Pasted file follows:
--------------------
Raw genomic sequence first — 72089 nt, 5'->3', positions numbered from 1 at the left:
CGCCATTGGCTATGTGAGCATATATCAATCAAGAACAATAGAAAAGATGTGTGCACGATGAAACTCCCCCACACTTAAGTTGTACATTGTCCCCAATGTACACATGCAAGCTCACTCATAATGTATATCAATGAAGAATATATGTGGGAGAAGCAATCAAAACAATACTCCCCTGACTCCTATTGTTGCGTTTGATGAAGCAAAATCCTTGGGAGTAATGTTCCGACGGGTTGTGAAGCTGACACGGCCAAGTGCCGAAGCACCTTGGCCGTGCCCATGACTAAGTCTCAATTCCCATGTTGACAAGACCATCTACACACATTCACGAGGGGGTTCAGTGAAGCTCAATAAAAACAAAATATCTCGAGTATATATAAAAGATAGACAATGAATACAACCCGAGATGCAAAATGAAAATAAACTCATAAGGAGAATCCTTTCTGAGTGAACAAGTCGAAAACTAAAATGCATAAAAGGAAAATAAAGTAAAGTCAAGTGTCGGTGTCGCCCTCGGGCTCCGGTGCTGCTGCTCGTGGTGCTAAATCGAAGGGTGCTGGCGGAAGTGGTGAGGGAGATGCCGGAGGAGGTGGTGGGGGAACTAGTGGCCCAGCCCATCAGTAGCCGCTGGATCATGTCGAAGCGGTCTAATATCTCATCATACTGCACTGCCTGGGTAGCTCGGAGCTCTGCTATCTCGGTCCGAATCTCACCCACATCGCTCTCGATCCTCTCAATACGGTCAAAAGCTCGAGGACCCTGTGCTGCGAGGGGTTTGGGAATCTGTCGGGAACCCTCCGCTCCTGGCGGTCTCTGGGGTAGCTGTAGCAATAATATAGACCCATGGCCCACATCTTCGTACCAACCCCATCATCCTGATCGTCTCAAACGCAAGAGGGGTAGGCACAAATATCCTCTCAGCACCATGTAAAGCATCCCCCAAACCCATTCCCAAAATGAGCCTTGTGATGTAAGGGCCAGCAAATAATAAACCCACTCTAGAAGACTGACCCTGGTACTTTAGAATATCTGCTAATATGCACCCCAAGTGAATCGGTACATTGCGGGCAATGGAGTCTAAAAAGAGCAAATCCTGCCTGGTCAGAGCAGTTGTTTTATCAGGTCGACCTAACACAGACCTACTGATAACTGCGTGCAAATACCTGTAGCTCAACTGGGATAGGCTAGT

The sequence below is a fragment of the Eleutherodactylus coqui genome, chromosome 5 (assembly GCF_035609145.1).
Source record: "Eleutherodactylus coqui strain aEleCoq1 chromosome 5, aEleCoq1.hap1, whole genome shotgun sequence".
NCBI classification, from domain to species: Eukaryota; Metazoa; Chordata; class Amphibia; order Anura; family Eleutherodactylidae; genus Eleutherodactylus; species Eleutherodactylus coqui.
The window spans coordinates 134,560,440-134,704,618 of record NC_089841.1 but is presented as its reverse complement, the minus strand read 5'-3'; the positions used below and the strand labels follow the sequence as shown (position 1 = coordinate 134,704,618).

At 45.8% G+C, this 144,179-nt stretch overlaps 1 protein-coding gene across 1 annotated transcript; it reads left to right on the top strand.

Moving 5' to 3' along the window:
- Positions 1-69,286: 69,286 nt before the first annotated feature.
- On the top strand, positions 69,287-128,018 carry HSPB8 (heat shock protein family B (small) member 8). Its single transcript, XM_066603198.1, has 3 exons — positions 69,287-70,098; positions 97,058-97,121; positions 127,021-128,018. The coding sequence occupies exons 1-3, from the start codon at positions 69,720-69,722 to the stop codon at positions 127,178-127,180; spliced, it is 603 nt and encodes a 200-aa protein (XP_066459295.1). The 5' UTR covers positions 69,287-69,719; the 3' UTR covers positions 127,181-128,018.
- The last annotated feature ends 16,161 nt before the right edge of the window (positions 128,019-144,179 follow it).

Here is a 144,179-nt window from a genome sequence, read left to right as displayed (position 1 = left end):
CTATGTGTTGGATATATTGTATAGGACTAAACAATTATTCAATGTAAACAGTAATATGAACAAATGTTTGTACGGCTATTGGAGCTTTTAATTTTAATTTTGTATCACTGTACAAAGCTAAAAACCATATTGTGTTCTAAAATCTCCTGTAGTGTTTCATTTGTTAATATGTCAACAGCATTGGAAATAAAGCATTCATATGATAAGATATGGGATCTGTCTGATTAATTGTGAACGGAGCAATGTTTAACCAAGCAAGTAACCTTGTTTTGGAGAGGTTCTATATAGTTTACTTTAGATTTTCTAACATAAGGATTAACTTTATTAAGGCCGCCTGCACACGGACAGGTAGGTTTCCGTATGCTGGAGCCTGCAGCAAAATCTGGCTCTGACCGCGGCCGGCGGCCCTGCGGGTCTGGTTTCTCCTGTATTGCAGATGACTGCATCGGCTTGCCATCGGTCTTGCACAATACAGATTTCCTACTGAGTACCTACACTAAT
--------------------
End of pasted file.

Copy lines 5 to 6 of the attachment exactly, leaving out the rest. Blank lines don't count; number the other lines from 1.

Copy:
NCBI classification, from domain to species: Eukaryota; Metazoa; Chordata; class Amphibia; order Anura; family Eleutherodactylidae; genus Eleutherodactylus; species Eleutherodactylus coqui.
The window spans coordinates 134,560,440-134,704,618 of record NC_089841.1 but is presented as its reverse complement, the minus strand read 5'-3'; the positions used below and the strand labels follow the sequence as shown (position 1 = coordinate 134,704,618).